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Something that has long puzzled me is the use of full mail hauberks and the like in the Crusades. How did Crusaders and their various enemies avoid cooking inside their armor? I know many of them did die of exposure and the like but they did still fight and take territory. I'd assume the Byzantines and other local powers who used Cataphracts and similarly "covered" troops, ran into similar problems. Was it just a man it up and take it kind of a thing or did they fight at less hot times of the day? Change the campaign season?

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Some of the documentaries I have seen on the Crusades is many of them removed their armor in the heat and desert when they could no longer stand it. I think the last one on that I saw was The Crusades from Terry Jones of Monty Python fame when he followed one of the Crusader trails. –  MichaelF Jun 8 '12 at 11:52
    
The Crusaders were pretty poor, according to Terry Jones's documentaries. (A modern-day equivalent would have been marauding gangs of soccer hooligans.) So I wonder if many of them would have actually had armour? –  Django Reinhardt Dec 2 '12 at 12:00

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up vote 17 down vote accepted

I don't have much historical evidence to bring to this one, but I've worn heavy SCA armour on hot days (hot by British Isles standards) and discussed the problem with people who have done so in hotter climates (Texas and Israel, most notably).

So, first and foremost, they probably would not have worn the armour unless they were expecting to go into a fight. If they were travelling from one place to another, you might possibly wear the helm and a breastplate, but not much more. They'd only armour up fully before a battle. The concepts of today's guerilla warfare didn't really apply; many of the Crusader battles were sieges, one way or another, so they were pretty predictable.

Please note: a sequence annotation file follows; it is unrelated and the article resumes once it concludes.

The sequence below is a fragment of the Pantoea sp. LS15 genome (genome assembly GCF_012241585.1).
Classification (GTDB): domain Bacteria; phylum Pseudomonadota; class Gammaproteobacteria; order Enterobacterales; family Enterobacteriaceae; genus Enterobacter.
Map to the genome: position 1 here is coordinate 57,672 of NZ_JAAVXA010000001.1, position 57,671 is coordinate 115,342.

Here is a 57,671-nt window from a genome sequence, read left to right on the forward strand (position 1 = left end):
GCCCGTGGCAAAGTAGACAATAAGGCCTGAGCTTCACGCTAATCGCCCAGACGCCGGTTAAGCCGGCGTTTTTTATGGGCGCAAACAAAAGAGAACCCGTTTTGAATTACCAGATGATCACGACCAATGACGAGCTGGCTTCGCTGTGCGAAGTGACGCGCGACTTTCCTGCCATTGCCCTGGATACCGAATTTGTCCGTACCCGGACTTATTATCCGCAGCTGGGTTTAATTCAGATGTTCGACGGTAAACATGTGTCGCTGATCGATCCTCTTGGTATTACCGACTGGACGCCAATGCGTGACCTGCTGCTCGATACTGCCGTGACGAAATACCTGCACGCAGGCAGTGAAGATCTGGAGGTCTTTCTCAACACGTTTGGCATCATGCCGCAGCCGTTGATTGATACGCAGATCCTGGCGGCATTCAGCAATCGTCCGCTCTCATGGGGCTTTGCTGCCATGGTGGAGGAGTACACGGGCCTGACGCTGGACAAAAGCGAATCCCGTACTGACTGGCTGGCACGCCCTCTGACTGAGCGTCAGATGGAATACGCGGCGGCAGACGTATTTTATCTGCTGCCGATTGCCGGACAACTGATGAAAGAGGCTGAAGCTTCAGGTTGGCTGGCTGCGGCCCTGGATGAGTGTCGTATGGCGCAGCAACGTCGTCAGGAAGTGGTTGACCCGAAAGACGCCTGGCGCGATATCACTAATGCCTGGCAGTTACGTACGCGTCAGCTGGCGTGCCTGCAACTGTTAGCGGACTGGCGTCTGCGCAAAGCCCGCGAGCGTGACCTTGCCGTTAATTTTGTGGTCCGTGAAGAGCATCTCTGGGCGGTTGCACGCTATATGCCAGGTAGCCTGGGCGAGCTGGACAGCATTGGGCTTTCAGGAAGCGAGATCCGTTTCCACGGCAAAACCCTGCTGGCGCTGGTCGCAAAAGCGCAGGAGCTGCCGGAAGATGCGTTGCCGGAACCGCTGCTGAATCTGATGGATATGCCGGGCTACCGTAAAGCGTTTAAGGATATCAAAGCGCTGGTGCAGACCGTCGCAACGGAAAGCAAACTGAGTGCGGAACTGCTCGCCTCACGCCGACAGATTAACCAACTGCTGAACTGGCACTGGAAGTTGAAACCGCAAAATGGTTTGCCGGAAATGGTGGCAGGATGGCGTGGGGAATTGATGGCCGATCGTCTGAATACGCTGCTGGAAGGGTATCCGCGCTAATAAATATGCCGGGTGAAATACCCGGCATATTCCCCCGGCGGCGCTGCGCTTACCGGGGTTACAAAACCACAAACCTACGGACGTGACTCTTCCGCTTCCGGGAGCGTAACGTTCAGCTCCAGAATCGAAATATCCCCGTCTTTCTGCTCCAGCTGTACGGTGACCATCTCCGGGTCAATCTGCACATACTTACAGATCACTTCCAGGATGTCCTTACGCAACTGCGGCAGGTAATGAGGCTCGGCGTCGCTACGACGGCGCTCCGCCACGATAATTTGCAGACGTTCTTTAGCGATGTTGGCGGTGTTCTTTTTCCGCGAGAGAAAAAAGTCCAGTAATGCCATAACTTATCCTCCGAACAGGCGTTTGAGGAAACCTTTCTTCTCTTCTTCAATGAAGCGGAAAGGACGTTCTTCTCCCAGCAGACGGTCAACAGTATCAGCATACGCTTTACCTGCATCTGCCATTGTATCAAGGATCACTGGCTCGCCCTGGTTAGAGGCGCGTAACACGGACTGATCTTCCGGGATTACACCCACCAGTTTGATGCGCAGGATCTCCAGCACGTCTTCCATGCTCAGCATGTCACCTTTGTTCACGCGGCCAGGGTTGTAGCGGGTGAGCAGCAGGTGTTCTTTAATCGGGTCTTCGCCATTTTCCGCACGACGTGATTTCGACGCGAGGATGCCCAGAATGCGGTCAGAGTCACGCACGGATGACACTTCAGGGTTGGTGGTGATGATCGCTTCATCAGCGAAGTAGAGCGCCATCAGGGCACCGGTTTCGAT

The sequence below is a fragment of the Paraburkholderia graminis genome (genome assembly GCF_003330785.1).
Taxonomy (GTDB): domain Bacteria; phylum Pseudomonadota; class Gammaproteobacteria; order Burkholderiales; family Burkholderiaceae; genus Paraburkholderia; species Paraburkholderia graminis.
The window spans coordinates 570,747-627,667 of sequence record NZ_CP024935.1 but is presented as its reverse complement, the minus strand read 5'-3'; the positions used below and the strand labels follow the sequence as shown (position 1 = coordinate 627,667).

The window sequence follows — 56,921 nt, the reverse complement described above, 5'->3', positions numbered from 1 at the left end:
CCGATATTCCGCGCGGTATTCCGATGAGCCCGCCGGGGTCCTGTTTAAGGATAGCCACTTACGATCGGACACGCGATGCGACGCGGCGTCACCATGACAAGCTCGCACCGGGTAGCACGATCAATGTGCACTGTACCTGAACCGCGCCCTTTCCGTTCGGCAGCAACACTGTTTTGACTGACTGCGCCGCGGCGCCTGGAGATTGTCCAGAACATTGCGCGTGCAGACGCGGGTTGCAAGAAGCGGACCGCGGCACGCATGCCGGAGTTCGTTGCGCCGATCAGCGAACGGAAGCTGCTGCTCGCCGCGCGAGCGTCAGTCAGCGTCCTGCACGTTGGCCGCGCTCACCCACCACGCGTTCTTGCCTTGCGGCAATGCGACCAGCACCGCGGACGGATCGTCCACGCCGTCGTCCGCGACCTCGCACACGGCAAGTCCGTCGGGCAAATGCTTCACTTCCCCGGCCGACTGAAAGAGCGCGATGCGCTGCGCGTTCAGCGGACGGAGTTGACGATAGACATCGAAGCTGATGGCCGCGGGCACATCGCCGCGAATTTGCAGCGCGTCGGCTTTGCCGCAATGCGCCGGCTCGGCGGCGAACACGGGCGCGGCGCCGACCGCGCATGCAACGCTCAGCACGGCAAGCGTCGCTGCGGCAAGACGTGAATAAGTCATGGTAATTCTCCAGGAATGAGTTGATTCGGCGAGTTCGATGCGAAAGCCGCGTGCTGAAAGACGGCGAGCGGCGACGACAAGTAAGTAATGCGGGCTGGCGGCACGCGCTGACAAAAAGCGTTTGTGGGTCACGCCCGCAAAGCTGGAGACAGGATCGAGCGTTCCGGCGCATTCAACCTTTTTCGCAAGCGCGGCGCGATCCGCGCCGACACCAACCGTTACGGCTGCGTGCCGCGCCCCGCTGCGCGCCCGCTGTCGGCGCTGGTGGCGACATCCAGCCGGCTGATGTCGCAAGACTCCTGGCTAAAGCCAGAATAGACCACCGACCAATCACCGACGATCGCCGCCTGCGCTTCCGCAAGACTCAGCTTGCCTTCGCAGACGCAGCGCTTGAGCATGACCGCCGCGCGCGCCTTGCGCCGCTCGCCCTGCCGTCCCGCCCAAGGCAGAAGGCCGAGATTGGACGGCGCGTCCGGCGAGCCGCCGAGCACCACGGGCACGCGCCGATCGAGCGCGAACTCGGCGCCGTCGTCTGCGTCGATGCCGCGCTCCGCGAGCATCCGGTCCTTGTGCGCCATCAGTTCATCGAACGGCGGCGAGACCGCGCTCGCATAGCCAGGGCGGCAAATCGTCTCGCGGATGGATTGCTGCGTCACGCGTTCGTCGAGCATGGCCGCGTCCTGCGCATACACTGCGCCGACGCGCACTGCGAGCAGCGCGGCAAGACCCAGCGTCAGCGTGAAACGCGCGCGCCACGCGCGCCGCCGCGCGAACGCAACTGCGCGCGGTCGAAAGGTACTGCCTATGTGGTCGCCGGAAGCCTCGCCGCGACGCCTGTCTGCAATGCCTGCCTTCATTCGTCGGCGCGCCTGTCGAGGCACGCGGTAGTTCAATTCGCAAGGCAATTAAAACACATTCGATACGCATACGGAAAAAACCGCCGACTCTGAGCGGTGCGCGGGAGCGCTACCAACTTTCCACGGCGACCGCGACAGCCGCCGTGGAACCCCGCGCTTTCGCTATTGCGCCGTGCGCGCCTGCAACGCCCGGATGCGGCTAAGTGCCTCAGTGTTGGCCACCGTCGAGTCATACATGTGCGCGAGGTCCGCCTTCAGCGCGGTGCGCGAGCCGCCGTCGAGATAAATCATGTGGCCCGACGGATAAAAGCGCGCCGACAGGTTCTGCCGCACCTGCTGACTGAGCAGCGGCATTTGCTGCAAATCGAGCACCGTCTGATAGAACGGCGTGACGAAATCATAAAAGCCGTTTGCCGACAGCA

Second, chain mail is heavy, but it's not airtight. Some breeze gets through, and with a cotton or even light woolen gambeson below that can be soaked, it's not that uncomfortable. It's certainly tiring, though. I don't imagine that many of the Crusaders would have worn full plate, which would indeed have the 'cooking' effect - full plate was really only coming in as the Crusades were coming to an end.

In any case, only a few of the people on the Crusades would have actually worn much armour - the nobles and knights. Their men-at-arms, infantrymen, and just plain foot soldiers would have been lucky to have a helm over a padded jack, rather than anything heavier.

After that - they'd have fought in cooler weather whenever possible, kept hydrated as much as possible (not that they had the term, but they certainly had the concept), and most importantly, not actually got into that many battles. A successful (that is, surviving) Crusader might have been in only a couple of real battles, and maybe a few scuffles on the side, many without armour.

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Welcome to the site and here's a +1 to get you going. It is a nice answer drawing on modern experimentation. –  Sardathrion Jul 31 '12 at 11:46

I'm not sure but in the Encyclopaedia World History book it said many of them fought without armour, while others soaked cloth in water and put it underneath their armour. I would guess that under such heat exposure, as you said before, many died. Some of the battles, like you said, took place at night or less hot parts of the day. The armour they wore might have been heavy but may have still provided shade from the sun in some cases. Many coated themselves in oil; this may be because the oil could potentially repel the heat, but I'm not so sure about that one.

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